Andrew Heaney (50%, CR 228)

It upsets me that Andrew Heaney is owned in only 50% of leagues. My wife tells me that I shouldn’t get angry about what other people do with their pretend baseball teams, but I can’t help myself. Heaney tends to be a command pitcher who utilizes his changeup and slider to get batters out. His value isn’t necessarily that we should expect him to dramatically improve this season, but that there is good reason to expect he’ll continue to perform at this level. Moreover, 11 of his 43 ER this season came in two road starts against Boston and Seattle. Heaney’s schedule for the rest of the season is relatively neutral, just avoid starting him at Houston and Seattle, and he should manage to return strong SP3 numbers for you.

One-for-one trades in exchange for Shane Bieber, Rich Hill, Travis Shaw, Mike Foltynewicz.

 

Nick Pivetta (37%, CR 185)

Pivetta, like Taillon, is another high-upside acquisition relative to his current cost. His 4.58 ERA is well above his 3.74 FIP and 3.39 xFIP. Like Heaney, there are notable home and away splits, especially against stronger teams, but two of Pivetta’s worst three starts have come at home, so his issues are murkier. On the other hand, Pivetta is a more dominant pitcher with the ability to generate strikeouts at a higher rate. Pivetta appears to have been playing with his pitch mix this season, and he’s had poor results when he’s gotten away from his slider. If he can harness his pitches while continuing to use the slider as the backbone of his approach, he should finish with over around 200 Ks, while pulling his ERA back in line with his FIP and xFIP.

No representative one-for-one trade samples.

 

Kyle Gibson (36%, CR 253)

It seems like nobody wants Kyle Gibson. Age, history, employment by Minnesota have all conspired to make a pitcher with 115.2 innings of 3.42 ERA, 1.23 WHIP, and 114 strikeouts owned in less than 40% of leagues. Kyle Gibson is a different pitcher than he used to be, and if he had only taken three years in Japan to refresh his brand (a la Miles Mikolas), fantasy owners would be giving him more consideration. Gibson has added velocity to all of his pitches, is controlling them better, and using them to induce more swinging strikes and poor contact than ever before in his MLB career. Last season, he didn’t have a single pitch with a positive P-Val. This year he has three, and his slider has been one of the best in baseball. If you want, you can think of him as a poor man’s Miles Mikolas. Gibson is due for a little more luck; his Pythagorean expectation has him with another two wins. Plus the Twins’ pitchers have the second easiest ROS schedule.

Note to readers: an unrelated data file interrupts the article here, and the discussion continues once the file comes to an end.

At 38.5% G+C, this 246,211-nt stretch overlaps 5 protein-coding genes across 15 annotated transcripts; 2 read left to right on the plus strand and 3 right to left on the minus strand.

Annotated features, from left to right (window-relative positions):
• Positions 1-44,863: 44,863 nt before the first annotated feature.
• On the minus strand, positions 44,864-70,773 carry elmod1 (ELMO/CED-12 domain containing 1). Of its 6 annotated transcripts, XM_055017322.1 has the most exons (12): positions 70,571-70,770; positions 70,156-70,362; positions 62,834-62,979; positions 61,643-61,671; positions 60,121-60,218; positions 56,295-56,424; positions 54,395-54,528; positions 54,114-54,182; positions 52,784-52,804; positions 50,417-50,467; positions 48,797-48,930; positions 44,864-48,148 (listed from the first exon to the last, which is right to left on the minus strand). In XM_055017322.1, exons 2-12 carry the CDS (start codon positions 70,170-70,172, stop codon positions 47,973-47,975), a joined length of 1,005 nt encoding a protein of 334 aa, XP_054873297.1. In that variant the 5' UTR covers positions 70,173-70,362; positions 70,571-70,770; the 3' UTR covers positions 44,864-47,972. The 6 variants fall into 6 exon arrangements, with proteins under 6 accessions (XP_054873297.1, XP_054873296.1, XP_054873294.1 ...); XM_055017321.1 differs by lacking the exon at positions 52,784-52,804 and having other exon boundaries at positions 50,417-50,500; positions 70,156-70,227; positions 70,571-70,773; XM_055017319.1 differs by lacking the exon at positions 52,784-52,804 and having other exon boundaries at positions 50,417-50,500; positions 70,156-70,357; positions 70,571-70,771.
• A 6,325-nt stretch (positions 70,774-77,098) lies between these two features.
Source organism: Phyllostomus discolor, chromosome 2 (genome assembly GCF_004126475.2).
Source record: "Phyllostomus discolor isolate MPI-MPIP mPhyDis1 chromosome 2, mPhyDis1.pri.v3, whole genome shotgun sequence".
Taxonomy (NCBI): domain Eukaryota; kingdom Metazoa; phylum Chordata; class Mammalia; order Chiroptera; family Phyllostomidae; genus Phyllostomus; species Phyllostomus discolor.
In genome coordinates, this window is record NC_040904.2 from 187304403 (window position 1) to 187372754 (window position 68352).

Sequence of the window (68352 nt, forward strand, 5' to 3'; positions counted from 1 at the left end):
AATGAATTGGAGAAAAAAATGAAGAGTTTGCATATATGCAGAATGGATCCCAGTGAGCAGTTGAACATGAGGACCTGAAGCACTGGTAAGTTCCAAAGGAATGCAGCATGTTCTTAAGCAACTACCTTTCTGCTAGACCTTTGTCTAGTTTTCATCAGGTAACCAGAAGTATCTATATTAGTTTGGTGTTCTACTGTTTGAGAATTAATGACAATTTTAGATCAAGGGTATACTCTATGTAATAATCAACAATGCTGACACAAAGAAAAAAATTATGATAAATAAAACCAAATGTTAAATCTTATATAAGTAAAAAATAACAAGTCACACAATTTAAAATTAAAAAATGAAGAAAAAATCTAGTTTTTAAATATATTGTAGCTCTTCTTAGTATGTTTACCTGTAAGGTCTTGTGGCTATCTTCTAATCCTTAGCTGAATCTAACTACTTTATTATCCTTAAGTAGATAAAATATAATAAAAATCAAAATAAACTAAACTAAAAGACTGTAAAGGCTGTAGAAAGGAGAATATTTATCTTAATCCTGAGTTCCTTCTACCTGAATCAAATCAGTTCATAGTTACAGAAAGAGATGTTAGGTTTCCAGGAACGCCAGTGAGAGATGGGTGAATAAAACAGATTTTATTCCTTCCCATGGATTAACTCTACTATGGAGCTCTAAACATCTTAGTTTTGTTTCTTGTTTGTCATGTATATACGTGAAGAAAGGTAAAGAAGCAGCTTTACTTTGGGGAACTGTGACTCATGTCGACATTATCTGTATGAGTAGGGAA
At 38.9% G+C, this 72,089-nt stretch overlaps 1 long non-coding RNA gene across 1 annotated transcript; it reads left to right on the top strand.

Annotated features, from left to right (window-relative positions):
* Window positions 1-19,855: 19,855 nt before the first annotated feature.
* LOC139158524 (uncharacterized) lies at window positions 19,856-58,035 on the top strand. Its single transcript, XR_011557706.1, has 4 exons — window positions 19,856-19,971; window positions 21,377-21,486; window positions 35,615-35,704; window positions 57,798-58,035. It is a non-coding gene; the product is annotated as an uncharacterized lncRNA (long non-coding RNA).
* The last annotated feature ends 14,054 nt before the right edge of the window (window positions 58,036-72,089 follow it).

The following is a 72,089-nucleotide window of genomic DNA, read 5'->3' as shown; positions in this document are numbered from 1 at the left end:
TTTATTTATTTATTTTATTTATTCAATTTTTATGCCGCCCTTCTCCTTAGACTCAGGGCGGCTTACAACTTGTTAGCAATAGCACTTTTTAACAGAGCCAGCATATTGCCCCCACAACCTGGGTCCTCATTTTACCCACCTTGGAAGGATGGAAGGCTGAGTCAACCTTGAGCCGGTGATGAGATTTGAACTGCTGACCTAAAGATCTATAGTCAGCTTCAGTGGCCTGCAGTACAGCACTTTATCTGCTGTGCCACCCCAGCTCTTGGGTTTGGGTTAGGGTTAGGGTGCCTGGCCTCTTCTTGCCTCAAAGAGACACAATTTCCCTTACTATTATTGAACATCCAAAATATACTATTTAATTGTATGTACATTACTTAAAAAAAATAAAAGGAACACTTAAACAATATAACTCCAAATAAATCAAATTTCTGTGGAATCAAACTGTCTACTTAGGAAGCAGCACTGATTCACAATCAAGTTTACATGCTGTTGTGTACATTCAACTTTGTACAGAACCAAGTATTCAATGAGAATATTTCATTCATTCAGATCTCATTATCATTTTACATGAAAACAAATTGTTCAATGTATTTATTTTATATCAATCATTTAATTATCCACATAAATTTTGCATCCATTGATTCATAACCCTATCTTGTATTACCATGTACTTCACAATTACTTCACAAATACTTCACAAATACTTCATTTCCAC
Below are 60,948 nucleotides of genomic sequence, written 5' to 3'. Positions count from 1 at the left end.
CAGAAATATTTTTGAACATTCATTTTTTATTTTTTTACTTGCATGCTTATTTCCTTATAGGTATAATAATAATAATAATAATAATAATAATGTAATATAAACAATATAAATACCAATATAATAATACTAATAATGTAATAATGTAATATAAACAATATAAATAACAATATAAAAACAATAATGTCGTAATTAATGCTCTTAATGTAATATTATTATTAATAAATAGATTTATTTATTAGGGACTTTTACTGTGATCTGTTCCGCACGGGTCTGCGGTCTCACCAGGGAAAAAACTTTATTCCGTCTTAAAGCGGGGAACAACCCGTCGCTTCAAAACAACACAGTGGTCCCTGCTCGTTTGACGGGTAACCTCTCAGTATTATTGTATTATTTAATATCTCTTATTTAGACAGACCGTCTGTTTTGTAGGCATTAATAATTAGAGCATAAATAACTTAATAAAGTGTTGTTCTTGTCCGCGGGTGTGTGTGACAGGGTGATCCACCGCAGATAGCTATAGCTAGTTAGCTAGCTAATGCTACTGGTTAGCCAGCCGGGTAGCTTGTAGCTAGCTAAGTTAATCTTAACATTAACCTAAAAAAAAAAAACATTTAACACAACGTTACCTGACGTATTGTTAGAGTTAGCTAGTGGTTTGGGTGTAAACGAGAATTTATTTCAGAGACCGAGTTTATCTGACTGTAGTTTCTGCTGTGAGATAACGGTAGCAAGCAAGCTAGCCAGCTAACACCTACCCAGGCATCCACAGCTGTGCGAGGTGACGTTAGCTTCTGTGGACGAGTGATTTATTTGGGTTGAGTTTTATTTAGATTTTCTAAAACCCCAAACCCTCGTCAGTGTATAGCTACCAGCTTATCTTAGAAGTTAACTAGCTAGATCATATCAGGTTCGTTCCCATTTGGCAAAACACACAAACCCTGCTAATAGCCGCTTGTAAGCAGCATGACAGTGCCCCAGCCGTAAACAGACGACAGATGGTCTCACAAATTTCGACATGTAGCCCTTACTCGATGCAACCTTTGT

One-for-one trades in exchange for Dylan Bundy and Adrian Beltre.

 

Andrew Suarez (23%, Unranked)

After a poor May, Andrew Suarez has delivered a 2.28 ERA, 2.97 FIP, and 3.25 xFIP. His 15.5% K-BB% is good enough if he can maintain it, but Suarez’s real strength is the ability to keep the ball on the ground. His 52.5% groundball rate is eighth among pitchers with at least 80 IP. He’s been getting positive production from his pitches all season. Particularly, he uses a four-seamer and slider thrown at similar speeds from similar arm angles to get outs.

One-for-one trades in exchange for Blake Parker and Albert Almora Jr.

 

Zack Wheeler (22%, CR 384)

If you look at Wheeler’s starts since May 22, he looks like a top-40 pitcher: 3.63 ERA, 3.24 FIP, 3.86 xFIP. The reason to pick that date is that Wheeler showed a noticeable uptick in velocity. In fact, his velocity since that date has been the best of his career. It’s been good enough to earn him a 33.6% O-Swing rate and an 11.4% swinging-strike rate. The only concern is whether he can keep the walks under control. Still, Wheeler is an interesting option considering that he appears to be healthy finally and enjoying an increase in his velocity.

One-for-one trades in exchange for Asdrubal Cabrera and Jose Urena.

 

Honorable Mention

Miles Mikolas (87%, CR 142) - Fantasy owners don't trust starting pitchers with low strikeout totals. If strikeouts aren't your number one priority, what do you care.

Zack Godley (77%, CR 158) - Godley has given owners plenty of reason not to trust him. In a deep league, you may be able to capitalize on that if someone is trying to get rid of him.

Shane Bieber (51%, CR 353) - Just ahead of Blake Snell in K-BB%, but his prospect status may make him a poor value.

Jon Gray (47%, CR 225) - The peripherals aren't wrong about him, but the results may be in his head by now.

Matt Harvey (30%, CR 362) - 3.64 ERA since his move to Cincinnati, but expect some regression.

Ervin Santana (17%, CR 366) - Still on the DL. Still a sneaky source of value.

Seth Lugo (15%, CR 385) - When the Mets trade Syndergaard, they just have to put Lugo back in the rotation right? Not necessarily, but monitor the situation. Obviously, someone will get injured sooner or later. It's the Mets.

Nick Kingham (11%, CR 355) - I believe in Kingham. It's the Pirates' organization that concerns me.

 

Relief Pitchers

With the trade deadline coming up, it’s a terrible idea to go out and target any reliever who might be considered a buy-low right now. If you are looking for wildcards who might be available at steep discounts, these two are real possibilities. Honestly, I feel ugly about the three names below, but if you feel compelled to trade for relievers, I’m going to recommend David A. Marcillo’s piece from last week. His Reddit AMA may also be particularly helpful to owners.

Jeurys Familia (84%, 200) - One-for-one trades in exchange for Kenta Maeda and Jesse Winker

Roberto Osuna (45%, 228) - One-for-one trades in exchange for Adam Jones and Marcus Semien

Victor Arano (24%, UR) - One-for-one trades in exchange for Ian Happ and Brandon Nimmo

 

Feel free to ask questions or run trades by me @D_Emerick on twitter.